This afternoon I was sitting outside in the late afternoon shade as Petite Fille played at making mud dams out of the pebble path Son had crafted so meticulously a few months ago, while son-in-law, Mr Boy, cooked sausages and potatoes on the bar-b-cue. Daughter1 was in the kitchen cooking more vegetables, and Mr FD was watching football on the television.  Son and his mate were playing computer games. The parrots were performing their afternoon socialising and Augie Dog was asleep by the patio door. The thought occurred to me that I am an incredibly lucky woman, to live where I do, have the family I have and to be gifted with this precious time with our granddaughter, Petite Fille.

Now, someone just remind me of that thought over the next few months. I suspect I may just need some intense reminding from time to time…

great story

nothing but blue skies and a pas de deux

We woke to the most beautiful blue sky morning. It was if the world was apologising for being so cruel in the last few days. The morning air had that autumn feeling, but any autumn changes are some weeks away.

It was the type of morning that made one want to get up and do something, something energetic. I curtailed the instinct with a cup of tea, and then another cup of tea. Moderation in all things.

tea Sanka 1952

Lunch time, I did venture out to pick tomatoes and salad leaves from our vegetable garden. By this time it was 33C outside and very, very muggy. Humid.

I pulled on my rain boots as the going was muddy, but I was rewarded by deep ruby red tomatoes and lush green salad leaves. Back in the house I was struggling to get my boots off, so asked Mr FD to assist.

Mr FD was sitting down so I had to stand beside his chair as he pulled on my boots. My frets were sweaty from the heavy foot ware, which made it a little tough – well, if it was easier I would have accomplished it myself, right?

One tug, two. Mr FD must have been under the impression I was third years younger and as flexible as a practising prima ballerina, because he kept raising my leg higher and higher. When it was level with my hip, I yelled “enough”. Oddly, the boot came away then.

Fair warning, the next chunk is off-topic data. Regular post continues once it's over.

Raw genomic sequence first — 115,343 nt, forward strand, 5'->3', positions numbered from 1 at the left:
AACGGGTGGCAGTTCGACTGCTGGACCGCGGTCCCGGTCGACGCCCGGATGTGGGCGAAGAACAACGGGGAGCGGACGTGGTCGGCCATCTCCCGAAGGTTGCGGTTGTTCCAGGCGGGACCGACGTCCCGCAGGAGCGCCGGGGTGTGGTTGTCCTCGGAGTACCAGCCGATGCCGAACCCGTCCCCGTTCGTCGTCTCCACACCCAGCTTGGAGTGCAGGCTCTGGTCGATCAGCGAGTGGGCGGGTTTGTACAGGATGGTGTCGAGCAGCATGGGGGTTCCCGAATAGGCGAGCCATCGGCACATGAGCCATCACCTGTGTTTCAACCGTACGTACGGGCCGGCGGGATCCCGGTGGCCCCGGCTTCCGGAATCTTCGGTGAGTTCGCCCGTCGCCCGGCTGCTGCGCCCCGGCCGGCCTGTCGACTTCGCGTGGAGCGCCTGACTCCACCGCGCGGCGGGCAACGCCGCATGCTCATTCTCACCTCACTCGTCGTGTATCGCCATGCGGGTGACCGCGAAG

Repeat on the second boot.

Afterwards, Mr FD commented, “Oh, I hope you can walk tomorrow, and not dislocated a hip or anything.”

Mr FD’s powers of hindsight are unparalleled.

tutti fruiti

country apples

The sun came out this afternoon. It is still raining on the coast, but inland it is starting to dry out. Quiet day at home, so I slept in. Augie Dog did too.

For some reason, Augie won’t move from my bedside until I do; even if Mr FD is up and about. Sometimes, he goes out for a toilet break, but then he comes back to my bedside. I can only guess that he is in the routine of my early, weekday risings to go to work, and thinks the day only starts if I get up. Or he just loves me best!

Got a bit carried away with the fruit today. Cooked apricot chicken for dinner, followed by an apple crumble served with vanilla bean greek yoghurt for dessert. We rarely eat dessert, so after all that food, I feel like a gluttonous little piggy!

Mr FD and I shared a bottle of white as well, which had us heckling the Prime Minister when he appeared on the evening news. We don’t need alcohol to heckle the Prime Minister, we do it most of the time, but alcohol makes us more creative with our insults and outrage.